MANILA - A World Bank study said that while Filipino women have been successful getting positions in upper management, more women are still trapped in low skill, low wage work.
This has forced more Filipino women, skilled and unskilled, to seek opportunities abroad, according to the just launched World Bank study titled Philippine Jobs Report: Shaping a Better Future for the Filipino Workforce.
"On the average it looks like the Philippines has achieved gender equality. On average male and female outcomes kind of look more or less similar,” said World Bank Senior Economist Yoonyoung Cho.
But she also added that “the middle skilled female workers are not so present. There is a huge missing middle.”
“On the lower end of the skill spectrum, there are a lot of women who are in elementary occupations, and there are a lot more women who are earning less than minimum wage. There are a lot more women who are constrained by social norms and care work. This environment provides incentives for female workers seeking employment abroad,” she continued.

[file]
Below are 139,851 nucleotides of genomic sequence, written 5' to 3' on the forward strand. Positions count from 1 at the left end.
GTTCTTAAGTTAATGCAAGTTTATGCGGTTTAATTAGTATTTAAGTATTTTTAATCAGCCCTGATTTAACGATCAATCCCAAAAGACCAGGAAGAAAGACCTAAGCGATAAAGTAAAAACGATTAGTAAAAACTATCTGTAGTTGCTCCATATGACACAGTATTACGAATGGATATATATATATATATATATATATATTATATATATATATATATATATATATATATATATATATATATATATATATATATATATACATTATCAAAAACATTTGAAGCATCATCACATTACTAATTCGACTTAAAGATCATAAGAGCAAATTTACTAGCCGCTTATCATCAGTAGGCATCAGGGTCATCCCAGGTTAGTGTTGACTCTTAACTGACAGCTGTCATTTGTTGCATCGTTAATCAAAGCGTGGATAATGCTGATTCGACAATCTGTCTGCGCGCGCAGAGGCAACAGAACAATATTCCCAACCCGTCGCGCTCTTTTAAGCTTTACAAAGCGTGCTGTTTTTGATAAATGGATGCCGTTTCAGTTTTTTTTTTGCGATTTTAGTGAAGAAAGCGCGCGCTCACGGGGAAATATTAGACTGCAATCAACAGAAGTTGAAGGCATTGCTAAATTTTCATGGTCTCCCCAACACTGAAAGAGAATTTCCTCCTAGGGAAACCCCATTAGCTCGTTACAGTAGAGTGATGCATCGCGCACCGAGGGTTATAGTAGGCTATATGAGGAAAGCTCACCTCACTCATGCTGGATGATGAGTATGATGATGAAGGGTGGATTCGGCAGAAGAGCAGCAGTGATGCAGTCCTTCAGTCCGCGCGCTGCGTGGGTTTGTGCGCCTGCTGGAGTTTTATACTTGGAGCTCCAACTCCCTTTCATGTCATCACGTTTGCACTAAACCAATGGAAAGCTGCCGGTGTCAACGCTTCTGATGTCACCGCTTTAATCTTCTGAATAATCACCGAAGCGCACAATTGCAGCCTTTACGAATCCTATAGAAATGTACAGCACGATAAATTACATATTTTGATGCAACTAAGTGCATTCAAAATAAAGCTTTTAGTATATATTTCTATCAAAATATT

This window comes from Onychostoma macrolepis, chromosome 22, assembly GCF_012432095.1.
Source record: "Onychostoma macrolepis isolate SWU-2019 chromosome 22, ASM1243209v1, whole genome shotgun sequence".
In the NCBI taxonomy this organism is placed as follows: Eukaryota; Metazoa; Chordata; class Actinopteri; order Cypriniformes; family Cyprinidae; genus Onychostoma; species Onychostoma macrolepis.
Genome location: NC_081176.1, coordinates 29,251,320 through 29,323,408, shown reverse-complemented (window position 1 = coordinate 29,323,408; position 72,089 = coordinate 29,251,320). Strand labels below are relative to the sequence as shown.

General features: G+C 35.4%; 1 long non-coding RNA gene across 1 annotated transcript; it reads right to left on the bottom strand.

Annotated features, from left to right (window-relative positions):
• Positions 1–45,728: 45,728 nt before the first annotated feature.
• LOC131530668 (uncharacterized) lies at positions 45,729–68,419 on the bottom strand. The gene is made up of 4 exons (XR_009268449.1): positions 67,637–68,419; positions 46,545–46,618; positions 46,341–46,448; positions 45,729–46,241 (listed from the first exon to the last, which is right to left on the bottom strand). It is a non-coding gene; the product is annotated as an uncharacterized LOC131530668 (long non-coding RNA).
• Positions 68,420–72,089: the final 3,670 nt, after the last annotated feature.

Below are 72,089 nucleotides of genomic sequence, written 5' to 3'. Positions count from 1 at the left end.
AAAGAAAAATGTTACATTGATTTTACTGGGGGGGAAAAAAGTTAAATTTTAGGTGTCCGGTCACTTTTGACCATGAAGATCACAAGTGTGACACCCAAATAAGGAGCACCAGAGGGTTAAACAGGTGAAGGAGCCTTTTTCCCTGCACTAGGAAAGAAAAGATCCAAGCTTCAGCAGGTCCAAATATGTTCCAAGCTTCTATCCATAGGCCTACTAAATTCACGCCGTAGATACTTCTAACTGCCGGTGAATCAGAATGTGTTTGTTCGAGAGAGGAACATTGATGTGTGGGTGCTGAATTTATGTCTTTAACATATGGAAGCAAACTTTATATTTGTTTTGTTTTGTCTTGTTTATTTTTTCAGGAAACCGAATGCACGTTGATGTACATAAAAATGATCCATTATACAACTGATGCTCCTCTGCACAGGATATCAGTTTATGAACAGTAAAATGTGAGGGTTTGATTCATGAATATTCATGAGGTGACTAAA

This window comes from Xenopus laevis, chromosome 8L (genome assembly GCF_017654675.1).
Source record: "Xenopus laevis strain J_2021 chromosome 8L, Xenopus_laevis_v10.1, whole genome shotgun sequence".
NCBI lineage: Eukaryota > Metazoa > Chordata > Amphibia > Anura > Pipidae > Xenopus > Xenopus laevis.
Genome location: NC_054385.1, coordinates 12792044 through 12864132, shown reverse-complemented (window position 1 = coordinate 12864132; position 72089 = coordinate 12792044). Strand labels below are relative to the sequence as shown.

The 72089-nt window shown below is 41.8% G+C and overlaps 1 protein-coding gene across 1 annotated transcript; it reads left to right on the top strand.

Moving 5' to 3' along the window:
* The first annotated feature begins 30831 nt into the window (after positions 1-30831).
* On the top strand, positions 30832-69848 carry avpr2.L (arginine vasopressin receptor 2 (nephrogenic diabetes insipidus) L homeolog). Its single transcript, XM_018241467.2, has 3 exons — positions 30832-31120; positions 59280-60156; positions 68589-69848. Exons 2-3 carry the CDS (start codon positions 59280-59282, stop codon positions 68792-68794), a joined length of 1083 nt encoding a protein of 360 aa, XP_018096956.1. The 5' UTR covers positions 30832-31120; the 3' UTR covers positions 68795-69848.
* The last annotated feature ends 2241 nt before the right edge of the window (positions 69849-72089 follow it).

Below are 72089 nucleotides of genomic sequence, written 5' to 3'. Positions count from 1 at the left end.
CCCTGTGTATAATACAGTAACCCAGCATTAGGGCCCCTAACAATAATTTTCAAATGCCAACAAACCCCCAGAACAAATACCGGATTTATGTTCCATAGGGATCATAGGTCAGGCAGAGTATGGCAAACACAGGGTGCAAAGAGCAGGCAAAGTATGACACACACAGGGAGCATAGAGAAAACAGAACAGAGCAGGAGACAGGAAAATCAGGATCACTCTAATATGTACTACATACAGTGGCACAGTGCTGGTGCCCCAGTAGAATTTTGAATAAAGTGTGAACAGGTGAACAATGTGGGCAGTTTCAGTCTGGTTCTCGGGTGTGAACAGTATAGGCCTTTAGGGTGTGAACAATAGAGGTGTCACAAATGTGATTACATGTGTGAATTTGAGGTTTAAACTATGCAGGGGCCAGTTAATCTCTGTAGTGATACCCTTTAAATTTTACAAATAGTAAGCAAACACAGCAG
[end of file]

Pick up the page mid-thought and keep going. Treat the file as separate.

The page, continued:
These workers need to be given better opportunities domestically, she said.
The World Bank said in 2019 about 30 percent of high skilled workers were women, while less than 20 percent were men. Meanwhile there were 11.9 million women who were not in employment, education, or training compared to just 3.3 million men.
In terms of labor force participation the latest data, up to date as of January 2023, show the female labor participation rate at 54 percent, versus the male labor force participation rate of 75 percent. This may also be an indication that Filipinas are still restricted to unpaid housework or family care.
Hans Leo Cacdac, Undersecretary for Welfare and Foreign Employment at the Department of Migrant Workers said even highly skilled women workers are migrating in search of better job opportunities abroad.
"There are middle east countries which are thought of as destinations of domestic workers. But actually we are also seeing an increase or an even bigger share of skilled workers in those countries,” Casdac said.
The World Bank study however also noted that working abroad no longer requires an actual, physical departure from the archipelago. Filipinas can continue to migrate to jobs abroad, and to jobs in business process outsourcing or even the digital gig economy.